Other Birds - Sounds Wild
European starlings invade


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European starlings invade

On a cool fall morning a flock of black birds is feeding in a mountain ash tree. They're European starlings, and as I stop to take a look, the flock takes off in a sudden rush, circling overhead in a tight formation. Starlings are not native to Alaska, or even to America, they are an invasive species.

In 1890, in a weird, misguided tribute, a fan of William Shakespeare decided to bring to America every bird species mentioned in Shakespeare's plays and sonnets. Eugene Schieffelin was president of The American Acclimatization Society, a group founded in New York City in 1871 and dedicated to introducing European flora and fauna to America. In 1890 Schieffelin released 60 European starlings in New York's Central Park. The population of these adaptable omnivores grew and expanded westward, and within 50 years they were established on the west coast. They were documented in Portland, Oregon, in 1940.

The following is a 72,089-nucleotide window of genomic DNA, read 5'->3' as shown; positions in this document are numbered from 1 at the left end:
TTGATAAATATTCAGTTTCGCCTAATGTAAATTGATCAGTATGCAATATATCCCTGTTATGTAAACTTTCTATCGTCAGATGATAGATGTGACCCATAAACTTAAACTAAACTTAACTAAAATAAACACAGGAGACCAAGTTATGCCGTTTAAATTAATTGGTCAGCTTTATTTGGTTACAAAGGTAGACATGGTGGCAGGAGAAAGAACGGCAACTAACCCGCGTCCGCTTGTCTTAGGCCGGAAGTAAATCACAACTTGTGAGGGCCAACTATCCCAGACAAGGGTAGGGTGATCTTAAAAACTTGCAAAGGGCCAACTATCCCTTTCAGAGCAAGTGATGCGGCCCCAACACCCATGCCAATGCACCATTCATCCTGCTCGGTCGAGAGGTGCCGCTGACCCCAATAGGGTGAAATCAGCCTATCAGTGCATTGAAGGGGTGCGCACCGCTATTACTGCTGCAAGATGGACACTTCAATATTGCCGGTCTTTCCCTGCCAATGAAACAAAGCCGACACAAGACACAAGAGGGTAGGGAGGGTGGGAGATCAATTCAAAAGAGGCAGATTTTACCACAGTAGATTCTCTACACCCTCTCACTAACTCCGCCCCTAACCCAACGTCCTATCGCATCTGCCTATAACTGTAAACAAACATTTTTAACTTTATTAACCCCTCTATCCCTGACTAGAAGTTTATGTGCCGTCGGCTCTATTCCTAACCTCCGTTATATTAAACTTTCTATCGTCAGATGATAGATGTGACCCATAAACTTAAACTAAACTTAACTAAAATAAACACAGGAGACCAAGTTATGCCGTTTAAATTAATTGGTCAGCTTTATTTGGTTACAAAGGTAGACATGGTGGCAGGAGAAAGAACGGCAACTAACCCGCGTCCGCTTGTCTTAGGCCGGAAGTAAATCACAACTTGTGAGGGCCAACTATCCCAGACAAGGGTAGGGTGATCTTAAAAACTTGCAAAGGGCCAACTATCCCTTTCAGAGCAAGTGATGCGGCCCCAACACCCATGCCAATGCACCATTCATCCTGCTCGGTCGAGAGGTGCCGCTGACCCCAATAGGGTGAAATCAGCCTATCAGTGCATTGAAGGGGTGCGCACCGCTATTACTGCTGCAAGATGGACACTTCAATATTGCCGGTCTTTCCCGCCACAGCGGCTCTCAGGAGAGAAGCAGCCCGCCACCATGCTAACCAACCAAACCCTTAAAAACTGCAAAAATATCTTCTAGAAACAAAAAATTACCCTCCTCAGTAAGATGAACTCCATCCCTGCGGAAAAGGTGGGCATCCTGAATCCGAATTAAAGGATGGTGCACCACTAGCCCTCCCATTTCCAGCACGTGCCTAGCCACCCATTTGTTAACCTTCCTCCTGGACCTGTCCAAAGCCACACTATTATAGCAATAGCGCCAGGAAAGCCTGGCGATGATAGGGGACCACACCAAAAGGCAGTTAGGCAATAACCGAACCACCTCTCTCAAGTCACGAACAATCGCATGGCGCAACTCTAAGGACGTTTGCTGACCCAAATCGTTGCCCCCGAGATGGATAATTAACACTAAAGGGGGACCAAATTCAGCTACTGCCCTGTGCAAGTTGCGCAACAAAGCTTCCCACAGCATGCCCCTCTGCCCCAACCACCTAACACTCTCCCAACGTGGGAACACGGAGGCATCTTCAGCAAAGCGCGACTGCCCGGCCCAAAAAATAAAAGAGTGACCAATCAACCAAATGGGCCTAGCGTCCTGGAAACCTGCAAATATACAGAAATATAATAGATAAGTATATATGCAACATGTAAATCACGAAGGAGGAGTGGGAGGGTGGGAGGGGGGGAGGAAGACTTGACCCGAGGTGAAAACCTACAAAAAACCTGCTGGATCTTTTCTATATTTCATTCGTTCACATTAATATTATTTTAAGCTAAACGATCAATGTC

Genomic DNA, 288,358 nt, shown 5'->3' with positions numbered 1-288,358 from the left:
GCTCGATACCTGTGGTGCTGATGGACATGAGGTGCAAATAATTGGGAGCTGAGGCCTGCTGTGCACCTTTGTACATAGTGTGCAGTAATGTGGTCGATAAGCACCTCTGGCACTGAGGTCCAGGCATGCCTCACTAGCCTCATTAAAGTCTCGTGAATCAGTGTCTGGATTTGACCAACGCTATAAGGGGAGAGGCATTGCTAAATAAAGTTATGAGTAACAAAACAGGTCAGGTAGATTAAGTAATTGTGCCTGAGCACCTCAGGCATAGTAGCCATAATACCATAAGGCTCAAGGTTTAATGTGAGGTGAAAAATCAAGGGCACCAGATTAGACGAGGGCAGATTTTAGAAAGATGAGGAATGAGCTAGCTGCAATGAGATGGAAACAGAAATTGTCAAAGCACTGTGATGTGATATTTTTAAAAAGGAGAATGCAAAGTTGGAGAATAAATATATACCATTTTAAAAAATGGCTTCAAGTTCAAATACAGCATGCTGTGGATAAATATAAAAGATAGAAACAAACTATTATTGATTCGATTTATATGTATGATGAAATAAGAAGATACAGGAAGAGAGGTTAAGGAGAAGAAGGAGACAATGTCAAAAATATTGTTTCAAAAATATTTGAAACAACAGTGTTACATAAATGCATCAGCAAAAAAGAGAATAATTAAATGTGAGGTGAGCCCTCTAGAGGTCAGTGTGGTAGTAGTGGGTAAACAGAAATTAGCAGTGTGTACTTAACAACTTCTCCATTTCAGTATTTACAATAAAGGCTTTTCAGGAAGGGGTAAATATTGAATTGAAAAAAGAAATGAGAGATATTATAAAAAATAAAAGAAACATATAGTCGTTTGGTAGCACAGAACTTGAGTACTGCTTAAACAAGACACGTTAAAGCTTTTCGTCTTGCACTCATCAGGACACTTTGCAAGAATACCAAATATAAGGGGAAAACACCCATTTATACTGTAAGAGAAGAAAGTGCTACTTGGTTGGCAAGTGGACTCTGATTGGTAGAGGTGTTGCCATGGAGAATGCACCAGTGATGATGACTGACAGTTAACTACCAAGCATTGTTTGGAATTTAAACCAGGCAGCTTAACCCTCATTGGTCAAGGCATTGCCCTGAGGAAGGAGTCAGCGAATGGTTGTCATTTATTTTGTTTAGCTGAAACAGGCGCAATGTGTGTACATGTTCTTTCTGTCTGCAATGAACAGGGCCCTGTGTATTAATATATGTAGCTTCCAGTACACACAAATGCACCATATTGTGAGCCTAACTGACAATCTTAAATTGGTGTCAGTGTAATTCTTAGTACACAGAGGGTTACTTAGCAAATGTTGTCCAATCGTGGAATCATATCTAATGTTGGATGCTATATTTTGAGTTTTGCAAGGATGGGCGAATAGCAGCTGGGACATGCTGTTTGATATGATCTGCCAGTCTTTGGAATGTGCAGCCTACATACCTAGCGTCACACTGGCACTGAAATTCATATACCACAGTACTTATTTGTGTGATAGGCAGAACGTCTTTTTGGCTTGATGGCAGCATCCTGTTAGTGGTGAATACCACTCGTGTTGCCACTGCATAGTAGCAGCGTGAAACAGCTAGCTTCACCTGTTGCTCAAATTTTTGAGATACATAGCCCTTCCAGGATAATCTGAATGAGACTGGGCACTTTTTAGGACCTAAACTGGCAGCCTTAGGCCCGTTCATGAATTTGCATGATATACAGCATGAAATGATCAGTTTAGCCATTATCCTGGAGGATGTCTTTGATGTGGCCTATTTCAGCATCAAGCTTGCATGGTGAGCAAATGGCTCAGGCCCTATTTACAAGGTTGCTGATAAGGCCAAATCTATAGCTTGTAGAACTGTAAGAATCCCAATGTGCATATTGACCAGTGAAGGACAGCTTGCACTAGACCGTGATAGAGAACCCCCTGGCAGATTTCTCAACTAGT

Starlings were first recorded in Alaska in 1960 in Fairbanks - 5,000 miles from New York. They were established in Anchorage by the early 2000s. In just over 100 years, the original 60 birds morphed into 150 million starlings across the North American continent.